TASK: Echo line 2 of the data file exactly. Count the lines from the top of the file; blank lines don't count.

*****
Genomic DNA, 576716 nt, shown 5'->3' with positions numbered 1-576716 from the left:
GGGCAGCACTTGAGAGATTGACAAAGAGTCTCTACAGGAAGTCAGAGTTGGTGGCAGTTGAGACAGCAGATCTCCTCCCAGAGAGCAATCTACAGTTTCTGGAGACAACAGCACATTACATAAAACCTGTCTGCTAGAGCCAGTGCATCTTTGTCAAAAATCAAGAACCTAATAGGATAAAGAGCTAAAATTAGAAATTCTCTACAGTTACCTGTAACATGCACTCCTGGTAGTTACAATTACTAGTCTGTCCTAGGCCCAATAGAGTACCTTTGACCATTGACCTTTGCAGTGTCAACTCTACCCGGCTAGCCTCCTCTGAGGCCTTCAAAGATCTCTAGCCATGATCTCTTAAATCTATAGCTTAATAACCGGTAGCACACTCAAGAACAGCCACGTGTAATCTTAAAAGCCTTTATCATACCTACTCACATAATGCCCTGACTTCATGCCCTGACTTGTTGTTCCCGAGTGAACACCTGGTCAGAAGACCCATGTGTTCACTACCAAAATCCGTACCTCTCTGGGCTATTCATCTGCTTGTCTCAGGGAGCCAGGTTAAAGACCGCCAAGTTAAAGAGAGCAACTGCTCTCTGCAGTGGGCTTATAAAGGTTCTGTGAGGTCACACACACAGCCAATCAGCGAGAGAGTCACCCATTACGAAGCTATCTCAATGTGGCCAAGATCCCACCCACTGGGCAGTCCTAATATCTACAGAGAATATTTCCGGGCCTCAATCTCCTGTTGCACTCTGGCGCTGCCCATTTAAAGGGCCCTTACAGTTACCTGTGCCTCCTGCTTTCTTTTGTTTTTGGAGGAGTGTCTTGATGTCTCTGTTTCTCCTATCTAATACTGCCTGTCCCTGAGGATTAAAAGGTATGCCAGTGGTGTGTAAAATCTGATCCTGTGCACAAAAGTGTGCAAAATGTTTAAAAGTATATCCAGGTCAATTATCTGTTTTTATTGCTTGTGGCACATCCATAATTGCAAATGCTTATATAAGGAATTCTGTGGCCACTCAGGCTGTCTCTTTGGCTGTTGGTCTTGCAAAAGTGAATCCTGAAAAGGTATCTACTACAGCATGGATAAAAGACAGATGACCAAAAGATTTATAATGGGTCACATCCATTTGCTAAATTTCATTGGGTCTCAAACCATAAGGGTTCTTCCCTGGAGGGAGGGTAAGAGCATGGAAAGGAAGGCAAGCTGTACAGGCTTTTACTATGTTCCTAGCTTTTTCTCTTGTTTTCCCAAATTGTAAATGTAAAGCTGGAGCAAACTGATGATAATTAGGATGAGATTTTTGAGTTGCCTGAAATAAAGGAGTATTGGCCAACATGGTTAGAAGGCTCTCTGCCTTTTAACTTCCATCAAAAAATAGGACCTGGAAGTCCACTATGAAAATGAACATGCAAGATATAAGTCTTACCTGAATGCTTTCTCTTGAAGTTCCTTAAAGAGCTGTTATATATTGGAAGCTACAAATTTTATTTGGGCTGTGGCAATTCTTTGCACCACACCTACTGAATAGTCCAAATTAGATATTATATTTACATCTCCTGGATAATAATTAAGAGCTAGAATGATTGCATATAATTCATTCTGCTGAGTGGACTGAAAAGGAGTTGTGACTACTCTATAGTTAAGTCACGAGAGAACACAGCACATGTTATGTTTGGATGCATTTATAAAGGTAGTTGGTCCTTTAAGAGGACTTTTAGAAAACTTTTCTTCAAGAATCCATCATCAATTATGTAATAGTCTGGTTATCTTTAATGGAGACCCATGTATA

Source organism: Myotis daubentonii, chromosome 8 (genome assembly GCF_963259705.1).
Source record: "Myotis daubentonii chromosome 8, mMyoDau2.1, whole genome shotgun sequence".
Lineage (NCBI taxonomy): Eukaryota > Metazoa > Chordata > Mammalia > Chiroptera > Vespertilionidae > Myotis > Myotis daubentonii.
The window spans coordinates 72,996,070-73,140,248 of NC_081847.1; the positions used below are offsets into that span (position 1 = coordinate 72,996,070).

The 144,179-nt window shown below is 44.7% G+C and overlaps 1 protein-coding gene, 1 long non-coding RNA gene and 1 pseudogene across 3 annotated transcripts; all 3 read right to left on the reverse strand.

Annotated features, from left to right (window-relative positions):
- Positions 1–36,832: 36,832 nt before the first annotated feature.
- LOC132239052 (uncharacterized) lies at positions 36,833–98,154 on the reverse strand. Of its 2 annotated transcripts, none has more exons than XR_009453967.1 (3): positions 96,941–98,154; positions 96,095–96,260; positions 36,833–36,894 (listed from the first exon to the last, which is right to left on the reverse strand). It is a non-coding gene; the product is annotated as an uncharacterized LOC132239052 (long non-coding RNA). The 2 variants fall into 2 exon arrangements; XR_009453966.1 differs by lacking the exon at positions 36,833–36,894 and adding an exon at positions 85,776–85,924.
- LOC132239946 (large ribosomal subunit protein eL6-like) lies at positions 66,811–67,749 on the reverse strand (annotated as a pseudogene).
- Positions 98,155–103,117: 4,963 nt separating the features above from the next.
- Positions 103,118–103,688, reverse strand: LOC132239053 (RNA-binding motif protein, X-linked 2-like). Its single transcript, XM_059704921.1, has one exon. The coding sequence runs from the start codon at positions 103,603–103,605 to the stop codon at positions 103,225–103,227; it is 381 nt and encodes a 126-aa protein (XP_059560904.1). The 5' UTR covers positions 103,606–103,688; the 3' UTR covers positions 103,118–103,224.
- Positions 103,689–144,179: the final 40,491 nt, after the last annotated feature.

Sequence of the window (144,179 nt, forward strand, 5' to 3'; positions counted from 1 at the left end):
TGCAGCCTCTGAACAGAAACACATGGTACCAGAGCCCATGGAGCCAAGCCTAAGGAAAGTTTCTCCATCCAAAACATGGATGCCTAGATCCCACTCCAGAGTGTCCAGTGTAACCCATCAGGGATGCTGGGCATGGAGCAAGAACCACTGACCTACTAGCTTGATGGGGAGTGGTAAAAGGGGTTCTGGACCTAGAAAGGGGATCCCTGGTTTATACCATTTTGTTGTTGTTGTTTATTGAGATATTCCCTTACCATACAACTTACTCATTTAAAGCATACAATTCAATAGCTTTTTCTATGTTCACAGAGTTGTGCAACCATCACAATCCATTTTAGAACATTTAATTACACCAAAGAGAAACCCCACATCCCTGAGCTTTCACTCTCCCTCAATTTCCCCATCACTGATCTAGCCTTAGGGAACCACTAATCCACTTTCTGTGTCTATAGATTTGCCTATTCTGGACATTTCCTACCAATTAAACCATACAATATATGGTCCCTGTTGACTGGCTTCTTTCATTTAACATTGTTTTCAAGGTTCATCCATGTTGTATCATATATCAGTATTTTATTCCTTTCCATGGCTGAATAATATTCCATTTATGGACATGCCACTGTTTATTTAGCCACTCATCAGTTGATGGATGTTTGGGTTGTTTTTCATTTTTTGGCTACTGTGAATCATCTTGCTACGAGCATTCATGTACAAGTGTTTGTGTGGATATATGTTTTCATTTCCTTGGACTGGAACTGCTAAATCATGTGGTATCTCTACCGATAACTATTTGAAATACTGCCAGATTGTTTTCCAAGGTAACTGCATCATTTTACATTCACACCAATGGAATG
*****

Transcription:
GGGCAGCACTTGAGAGATTGACAAAGAGTCTCTACAGGAAGTCAGAGTTGGTGGCAGTTGAGACAGCAGATCTCCTCCCAGAGAGCAATCTACAGTTTCTGGAGACAACAGCACATTACATAAAACCTGTCTGCTAGAGCCAGTGCATCTTTGTCAAAAATCAAGAACCTAATAGGATAAAGAGCTAAAATTAGAAATTCTCTACAGTTACCTGTAACATGCACTCCTGGTAGTTACAATTACTAGTCTGTCCTAGGCCCAATAGAGTACCTTTGACCATTGACCTTTGCAGTGTCAACTCTACCCGGCTAGCCTCCTCTGAGGCCTTCAAAGATCTCTAGCCATGATCTCTTAAATCTATAGCTTAATAACCGGTAGCACACTCAAGAACAGCCACGTGTAATCTTAAAAGCCTTTATCATACCTACTCACATAATGCCCTGACTTCATGCCCTGACTTGTTGTTCCCGAGTGAACACCTGGTCAGAAGACCCATGTGTTCACTACCAAAATCCGTACCTCTCTGGGCTATTCATCTGCTTGTCTCAGGGAGCCAGGTTAAAGACCGCCAAGTTAAAGAGAGCAACTGCTCTCTGCAGTGGGCTTATAAAGGTTCTGTGAGGTCACACACACAGCCAATCAGCGAGAGAGTCACCCATTACGAAGCTATCTCAATGTGGCCAAGATCCCACCCACTGGGCAGTCCTAATATCTACAGAGAATATTTCCGGGCCTCAATCTCCTGTTGCACTCTGGCGCTGCCCATTTAAAGGGCCCTTACAGTTACCTGTGCCTCCTGCTTTCTTTTGTTTTTGGAGGAGTGTCTTGATGTCTCTGTTTCTCCTATCTAATACTGCCTGTCCCTGAGGATTAAAAGGTATGCCAGTGGTGTGTAAAATCTGATCCTGTGCACAAAAGTGTGCAAAATGTTTAAAAGTATATCCAGGTCAATTATCTGTTTTTATTGCTTGTGGCACATCCATAATTGCAAATGCTTATATAAGGAATTCTGTGGCCACTCAGGCTGTCTCTTTGGCTGTTGGTCTTGCAAAAGTGAATCCTGAAAAGGTATCTACTACAGCATGGATAAAAGACAGATGACCAAAAGATTTATAATGGGTCACATCCATTTGCTAAATTTCATTGGGTCTCAAACCATAAGGGTTCTTCCCTGGAGGGAGGGTAAGAGCATGGAAAGGAAGGCAAGCTGTACAGGCTTTTACTATGTTCCTAGCTTTTTCTCTTGTTTTCCCAAATTGTAAATGTAAAGCTGGAGCAAACTGATGATAATTAGGATGAGATTTTTGAGTTGCCTGAAATAAAGGAGTATTGGCCAACATGGTTAGAAGGCTCTCTGCCTTTTAACTTCCATCAAAAAATAGGACCTGGAAGTCCACTATGAAAATGAACATGCAAGATATAAGTCTTACCTGAATGCTTTCTCTTGAAGTTCCTTAAAGAGCTGTTATATATTGGAAGCTACAAATTTTATTTGGGCTGTGGCAATTCTTTGCACCACACCTACTGAATAGTCCAAATTAGATATTATATTTACATCTCCTGGATAATAATTAAGAGCTAGAATGATTGCATATAATTCATTCTGCTGAGTGGACTGAAAAGGAGTTGTGACTACTCTATAGTTAAGTCACGAGAGAACACAGCACATGTTATGTTTGGATGCATTTATAAAGGTAGTTGGTCCTTTAAGAGGACTTTTAGAAAACTTTTCTTCAAGAATCCATCATCAATTATGTAATAGTCTGGTTATCTTTAATGGAGACCCATGTATA